Ask RedWeek / January, 2018

What's the timeshare forecast for 2018?

What happened last year in the timeshare industry, and what can we look forward to in 2018?

We checked RedWeek's crystal ball to find these answers...

  • Strong Economy Will Create More Options for Travelers and Timeshare Owners
  • Rental and Resale Markets Should Improve
  • Timeshare Developers Increase Attacks on Transfer Companies, Roll Out New Exit Programs


It's a brand new year and a brave new world for timeshare owners in 2018, where the only reliable constants are death, taxes, and rising maintenance fees. According to market forecasters contacted by RedWeek, a strong corporate economy in 2018 should generate new options, resorts, and experiences for travelers and timeshare owners. Moreover, the retail, resale, and rental markets should continue to improve as the overall US economy continues to bounce back from the financial crisis of 2008.

Timeshare Retail Sales Hit $10 Billion with More to Come

Timeshare developers enjoyed their eighth straight year of growth in 2017 and, barring a global catastrophe that makes people stay home, they are expected to rack up #9 in 2018. Now boasting owners in more than 10 million US households, the industry's major players still collect 50 percent or more of all sales from existing owners, who are much easier (and less expensive) to upsell than a brand-new buyer or, much worse, a millennial with money. Still, bringing in first-time and younger buyers remains a long-term priority for an industry that intends to stay relevant over the next decade. To reach that goal, developers and vacation clubs are offering more and more diverse vacation experiences — not just condo accommodations — to attract families who previously focused on specific resorts, bedrooms and bathrooms. Developers are also tinkering with shorter-term products to engage (generally younger) buyers who value spontaneity and shy away from lifetime contracts.

Thanks to the Internet, which is the great equalizer of all timeshare and travel information, timeshare developers are also scrambling to compete with fast-moving, instant reservation dot-com travel companies, such as Airbnb, to fill timeshare resorts. Already recognized as a major disruptor of the vacation rental market, Airbnb is valued at $31 billion and posts 4 million daily listings, including 1 million vacation homes. The company is also on an acquisition binge, buying other vacation companies to expand inventory as it scrambles to establish itself as the No. 1 travel company in the world. Frequently compared to Google and Facebook because of its meteoric rise, Airbnb is just one of several tech-and-data driven companies that are trying to reinvent travel — and make billions in the process.

Brand Name Timeshare Companies Begin to Address Exit Issues and Secondary Market

The industry's dirty little secrets — an aging original owner base, coupled with a lackluster secondary market for timeshares — are finally getting high-level attention among the major timeshare companies. Developers have long railed against transfer companies that solicit timeshare owners to pay several thousand dollars in upfront fees to help them get out of timeshare contracts. Those legal attacks increased with a vengeance in 2017. At the same time, companies started rolling out consumer-friendly exit programs for some (but not all) of their longtime owners.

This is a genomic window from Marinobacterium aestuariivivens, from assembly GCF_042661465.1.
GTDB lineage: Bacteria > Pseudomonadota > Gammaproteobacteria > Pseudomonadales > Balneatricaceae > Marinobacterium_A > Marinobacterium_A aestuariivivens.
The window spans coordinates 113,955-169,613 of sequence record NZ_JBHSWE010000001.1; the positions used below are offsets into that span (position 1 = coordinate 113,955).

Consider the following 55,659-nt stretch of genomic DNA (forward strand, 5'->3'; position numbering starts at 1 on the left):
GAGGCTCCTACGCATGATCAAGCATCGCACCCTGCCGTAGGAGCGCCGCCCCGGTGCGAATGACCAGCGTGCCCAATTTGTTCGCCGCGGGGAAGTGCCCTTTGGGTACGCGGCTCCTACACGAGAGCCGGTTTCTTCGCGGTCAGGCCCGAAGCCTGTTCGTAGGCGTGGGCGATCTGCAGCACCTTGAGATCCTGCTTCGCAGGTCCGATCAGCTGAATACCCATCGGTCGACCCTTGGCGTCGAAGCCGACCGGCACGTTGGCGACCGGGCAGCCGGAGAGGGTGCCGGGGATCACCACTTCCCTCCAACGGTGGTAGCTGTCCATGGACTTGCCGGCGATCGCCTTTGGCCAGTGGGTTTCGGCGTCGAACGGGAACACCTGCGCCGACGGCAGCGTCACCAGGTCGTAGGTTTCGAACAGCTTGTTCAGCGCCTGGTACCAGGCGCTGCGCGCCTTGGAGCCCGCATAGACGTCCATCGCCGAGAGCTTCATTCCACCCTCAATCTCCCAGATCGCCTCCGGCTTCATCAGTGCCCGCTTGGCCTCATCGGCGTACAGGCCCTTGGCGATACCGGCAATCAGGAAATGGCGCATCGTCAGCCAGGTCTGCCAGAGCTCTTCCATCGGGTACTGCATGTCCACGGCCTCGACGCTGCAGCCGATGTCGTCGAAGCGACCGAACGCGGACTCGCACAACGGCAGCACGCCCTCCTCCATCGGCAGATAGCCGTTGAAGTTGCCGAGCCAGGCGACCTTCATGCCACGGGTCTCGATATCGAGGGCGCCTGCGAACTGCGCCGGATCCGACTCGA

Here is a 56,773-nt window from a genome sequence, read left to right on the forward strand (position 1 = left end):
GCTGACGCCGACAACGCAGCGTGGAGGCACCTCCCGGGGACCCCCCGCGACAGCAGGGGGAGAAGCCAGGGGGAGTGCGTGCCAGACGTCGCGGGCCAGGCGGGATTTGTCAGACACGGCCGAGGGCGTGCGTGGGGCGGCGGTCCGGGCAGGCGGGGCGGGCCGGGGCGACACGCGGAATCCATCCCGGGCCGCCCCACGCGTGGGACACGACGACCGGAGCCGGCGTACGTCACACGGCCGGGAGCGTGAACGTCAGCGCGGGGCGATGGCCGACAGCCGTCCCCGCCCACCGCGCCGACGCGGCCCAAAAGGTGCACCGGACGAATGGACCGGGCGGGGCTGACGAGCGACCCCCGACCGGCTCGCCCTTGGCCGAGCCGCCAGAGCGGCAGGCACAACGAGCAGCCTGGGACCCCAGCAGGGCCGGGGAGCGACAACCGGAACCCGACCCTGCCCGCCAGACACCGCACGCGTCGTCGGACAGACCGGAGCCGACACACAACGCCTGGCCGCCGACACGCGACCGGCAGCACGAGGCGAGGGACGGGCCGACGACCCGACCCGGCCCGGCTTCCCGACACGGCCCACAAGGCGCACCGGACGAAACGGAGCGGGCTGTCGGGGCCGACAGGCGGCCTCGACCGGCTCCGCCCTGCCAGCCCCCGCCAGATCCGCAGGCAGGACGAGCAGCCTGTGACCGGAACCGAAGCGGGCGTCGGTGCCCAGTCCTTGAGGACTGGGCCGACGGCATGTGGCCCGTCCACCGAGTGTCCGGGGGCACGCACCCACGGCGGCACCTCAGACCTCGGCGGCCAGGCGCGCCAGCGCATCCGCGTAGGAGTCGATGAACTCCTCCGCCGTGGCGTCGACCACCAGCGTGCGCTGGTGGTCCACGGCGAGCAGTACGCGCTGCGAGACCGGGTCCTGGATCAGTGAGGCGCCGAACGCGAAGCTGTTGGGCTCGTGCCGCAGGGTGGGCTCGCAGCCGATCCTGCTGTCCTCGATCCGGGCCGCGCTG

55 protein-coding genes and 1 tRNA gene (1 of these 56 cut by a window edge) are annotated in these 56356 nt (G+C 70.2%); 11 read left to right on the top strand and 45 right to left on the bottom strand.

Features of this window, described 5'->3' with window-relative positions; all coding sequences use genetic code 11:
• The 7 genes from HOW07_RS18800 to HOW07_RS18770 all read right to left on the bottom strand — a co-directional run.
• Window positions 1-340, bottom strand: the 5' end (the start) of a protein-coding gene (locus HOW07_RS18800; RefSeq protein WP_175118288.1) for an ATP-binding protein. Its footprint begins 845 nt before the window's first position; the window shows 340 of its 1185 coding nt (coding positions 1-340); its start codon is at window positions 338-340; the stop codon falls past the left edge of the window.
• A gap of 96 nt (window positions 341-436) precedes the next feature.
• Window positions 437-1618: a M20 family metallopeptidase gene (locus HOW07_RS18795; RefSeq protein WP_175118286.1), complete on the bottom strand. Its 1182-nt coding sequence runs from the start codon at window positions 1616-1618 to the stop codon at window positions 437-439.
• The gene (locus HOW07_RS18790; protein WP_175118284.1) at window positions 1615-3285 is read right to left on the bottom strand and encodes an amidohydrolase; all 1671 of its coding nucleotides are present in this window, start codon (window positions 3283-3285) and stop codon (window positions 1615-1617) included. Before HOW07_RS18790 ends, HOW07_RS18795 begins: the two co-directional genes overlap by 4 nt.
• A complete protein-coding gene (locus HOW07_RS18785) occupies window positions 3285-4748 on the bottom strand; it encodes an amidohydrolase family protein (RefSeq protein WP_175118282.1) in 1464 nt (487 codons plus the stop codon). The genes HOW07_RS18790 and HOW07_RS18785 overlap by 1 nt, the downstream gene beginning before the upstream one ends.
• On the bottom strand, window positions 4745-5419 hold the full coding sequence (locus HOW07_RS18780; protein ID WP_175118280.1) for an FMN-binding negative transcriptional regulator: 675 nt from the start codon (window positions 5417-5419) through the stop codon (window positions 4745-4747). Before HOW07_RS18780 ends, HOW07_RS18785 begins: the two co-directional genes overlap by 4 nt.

Welk Resorts, the privately held "family friendly" company headquartered in San Diego County, filed a federal lawsuit last July in California against "Timeshare Exit Team," a Seattle-based firm that advertises its services as a "consumer advocate," for, allegedly, running a nationwide racketeering scheme to interfere with Welk's customers and contracts. The lawsuit, which also targets the attorneys who work with Timeshare Exit Team, claims the company interfered with Welk's business by encouraging owners to stop paying maintenance fees, among other allegations, as part of a fraudulent program to extricate owners from legitimate contracts.

Timeshare Exit Team fought back the next day, saying the lawsuit "will not dissuade the organization from continuing to advocate for consumers." Its prolific advertising programs, both on the Internet and cable channels, continue to this day.

Ten days later, in early August, Diamond Resorts filed a similar-sounding federal lawsuit in Tennessee against the Castle Law Group and its principal, Judson Phillips. "The lawsuit is part of an ongoing effort by Diamond to arrest the behavior of timeshare third-party exit companies that plague the industry by preying on unsuspecting timeshare owners," the company said in a statement. "Third-party exit companies target and manipulate timeshare owners by soliciting services in exchange for excessive fees."

Phillips responded to the lawsuit by offering this quote to the Nashville Post newspaper. "[Diamond] doesn't like the fact that they sell a horrible product and they have untold thousands of unhappy customers. And, rather than fix the problems, they want to go after the attorneys who are fixing the problem."

While launching legal missiles at purported transfer companies, some developers also launched selective exit programs in 2017 that are expected to get more robust in the new year. The industry, after years of denying that the secondary market was a problem, took tentative steps in 2017 to address it.

Wyndham started the trend with its "Ovation" program three years ago, and Diamond followed suit in late 2017 by rolling out a "Transitions" program. These are not buy-back programs, but take-backs, where owners in good standing and no outstanding mortgage debt can give their timeshares back to the developer. There are catches to both programs, eligibility requirements and some fees, but they will work for some owners — and keep them out of the hands of third-party transfer companies. All the other major timeshare brands offer exit programs, as well, but they're not advertised — and they're only offered on an owner-by-owner basis.